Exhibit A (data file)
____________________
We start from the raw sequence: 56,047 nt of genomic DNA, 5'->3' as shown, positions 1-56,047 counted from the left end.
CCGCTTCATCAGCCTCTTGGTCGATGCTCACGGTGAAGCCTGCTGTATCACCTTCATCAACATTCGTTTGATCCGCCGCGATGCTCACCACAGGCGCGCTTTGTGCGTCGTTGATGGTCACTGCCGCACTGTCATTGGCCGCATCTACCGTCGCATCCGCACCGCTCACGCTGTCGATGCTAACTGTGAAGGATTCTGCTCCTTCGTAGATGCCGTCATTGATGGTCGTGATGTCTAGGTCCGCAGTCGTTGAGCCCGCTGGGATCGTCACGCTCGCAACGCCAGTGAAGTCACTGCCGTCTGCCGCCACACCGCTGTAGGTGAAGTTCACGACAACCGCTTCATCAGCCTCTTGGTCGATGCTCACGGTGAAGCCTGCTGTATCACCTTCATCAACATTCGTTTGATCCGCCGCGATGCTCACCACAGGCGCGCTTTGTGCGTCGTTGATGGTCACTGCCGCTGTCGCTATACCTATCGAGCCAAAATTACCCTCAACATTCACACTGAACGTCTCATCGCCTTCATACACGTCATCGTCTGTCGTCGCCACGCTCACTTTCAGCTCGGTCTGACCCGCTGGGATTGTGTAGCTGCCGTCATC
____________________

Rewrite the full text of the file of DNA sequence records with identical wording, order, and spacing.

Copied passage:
We start from the raw sequence: 56,047 nt of genomic DNA, 5'->3' as shown, positions 1-56,047 counted from the left end.
CCGCTTCATCAGCCTCTTGGTCGATGCTCACGGTGAAGCCTGCTGTATCACCTTCATCAACATTCGTTTGATCCGCCGCGATGCTCACCACAGGCGCGCTTTGTGCGTCGTTGATGGTCACTGCCGCACTGTCATTGGCCGCATCTACCGTCGCATCCGCACCGCTCACGCTGTCGATGCTAACTGTGAAGGATTCTGCTCCTTCGTAGATGCCGTCATTGATGGTCGTGATGTCTAGGTCCGCAGTCGTTGAGCCCGCTGGGATCGTCACGCTCGCAACGCCAGTGAAGTCACTGCCGTCTGCCGCCACACCGCTGTAGGTGAAGTTCACGACAACCGCTTCATCAGCCTCTTGGTCGATGCTCACGGTGAAGCCTGCTGTATCACCTTCATCAACATTCGTTTGATCCGCCGCGATGCTCACCACAGGCGCGCTTTGTGCGTCGTTGATGGTCACTGCCGCTGTCGCTATACCTATCGAGCCAAAATTACCCTCAACATTCACACTGAACGTCTCATCGCCTTCATACACGTCATCGTCTGTCGTCGCCACGCTCACTTTCAGCTCGGTCTGACCCGCTGGGATTGTGTAGCTGCCGTCATC